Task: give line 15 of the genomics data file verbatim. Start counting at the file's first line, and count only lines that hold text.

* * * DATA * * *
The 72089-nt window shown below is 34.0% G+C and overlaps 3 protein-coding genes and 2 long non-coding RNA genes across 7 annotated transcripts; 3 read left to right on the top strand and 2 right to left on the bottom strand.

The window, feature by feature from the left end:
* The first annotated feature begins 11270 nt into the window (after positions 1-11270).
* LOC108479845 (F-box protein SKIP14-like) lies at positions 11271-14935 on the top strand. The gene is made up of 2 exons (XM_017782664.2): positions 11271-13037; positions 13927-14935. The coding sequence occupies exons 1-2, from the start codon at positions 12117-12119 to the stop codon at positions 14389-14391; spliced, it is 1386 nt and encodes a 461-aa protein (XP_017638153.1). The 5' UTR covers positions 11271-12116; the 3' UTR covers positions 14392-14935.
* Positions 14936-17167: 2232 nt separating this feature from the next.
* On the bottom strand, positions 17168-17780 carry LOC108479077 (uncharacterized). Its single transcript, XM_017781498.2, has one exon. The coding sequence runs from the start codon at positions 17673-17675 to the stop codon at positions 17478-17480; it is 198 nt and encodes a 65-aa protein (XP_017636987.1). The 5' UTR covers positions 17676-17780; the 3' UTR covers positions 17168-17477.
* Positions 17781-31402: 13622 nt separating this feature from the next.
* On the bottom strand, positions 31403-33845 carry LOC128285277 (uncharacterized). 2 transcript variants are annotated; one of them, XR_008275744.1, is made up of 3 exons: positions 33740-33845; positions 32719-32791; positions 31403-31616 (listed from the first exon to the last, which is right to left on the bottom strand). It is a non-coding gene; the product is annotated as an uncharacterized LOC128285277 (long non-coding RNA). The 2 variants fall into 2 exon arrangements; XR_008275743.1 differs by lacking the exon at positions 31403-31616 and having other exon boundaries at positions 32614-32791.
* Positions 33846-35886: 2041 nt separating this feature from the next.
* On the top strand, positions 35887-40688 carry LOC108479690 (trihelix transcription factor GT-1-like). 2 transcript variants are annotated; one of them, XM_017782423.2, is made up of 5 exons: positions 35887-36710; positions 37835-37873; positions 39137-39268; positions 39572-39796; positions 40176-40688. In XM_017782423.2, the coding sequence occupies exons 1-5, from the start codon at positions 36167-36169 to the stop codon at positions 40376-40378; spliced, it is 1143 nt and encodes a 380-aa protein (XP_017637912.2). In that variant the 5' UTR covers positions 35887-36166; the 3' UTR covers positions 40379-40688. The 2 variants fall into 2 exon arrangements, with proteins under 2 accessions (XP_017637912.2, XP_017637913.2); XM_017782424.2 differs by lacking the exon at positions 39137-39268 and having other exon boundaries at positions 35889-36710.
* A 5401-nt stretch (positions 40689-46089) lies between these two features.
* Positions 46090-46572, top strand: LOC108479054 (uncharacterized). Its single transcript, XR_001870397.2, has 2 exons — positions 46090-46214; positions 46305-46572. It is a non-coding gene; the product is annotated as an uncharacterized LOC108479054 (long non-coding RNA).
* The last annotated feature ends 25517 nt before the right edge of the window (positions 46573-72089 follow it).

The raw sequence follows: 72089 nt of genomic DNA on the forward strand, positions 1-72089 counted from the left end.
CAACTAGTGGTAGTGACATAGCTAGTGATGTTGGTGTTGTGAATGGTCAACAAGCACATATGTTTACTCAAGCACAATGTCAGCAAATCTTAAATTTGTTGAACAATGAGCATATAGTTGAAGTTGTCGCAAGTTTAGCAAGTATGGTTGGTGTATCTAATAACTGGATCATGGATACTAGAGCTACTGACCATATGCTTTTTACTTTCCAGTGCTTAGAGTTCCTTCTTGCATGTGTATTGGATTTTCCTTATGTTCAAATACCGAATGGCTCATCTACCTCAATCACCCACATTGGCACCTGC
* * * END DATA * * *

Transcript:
CAACTAGTGGTAGTGACATAGCTAGTGATGTTGGTGTTGTGAATGGTCAACAAGCACATATGTTTACTCAAGCACAATGTCAGCAAATCTTAAATTTGTTGAACAATGAGCATATAGTTGAAGTTGTCGCAAGTTTAGCAAGTATGGTTGGTGTATCTAATAACTGGATCATGGATACTAGAGCTACTGACCATATGCTTTTTACTTTCCAGTGCTTAGAGTTCCTTCTTGCATGTGTATTGGATTTTCCTTATGTTCAAATACCGAATGGCTCATCTACCTCAATCACCCACATTGGCACCTGC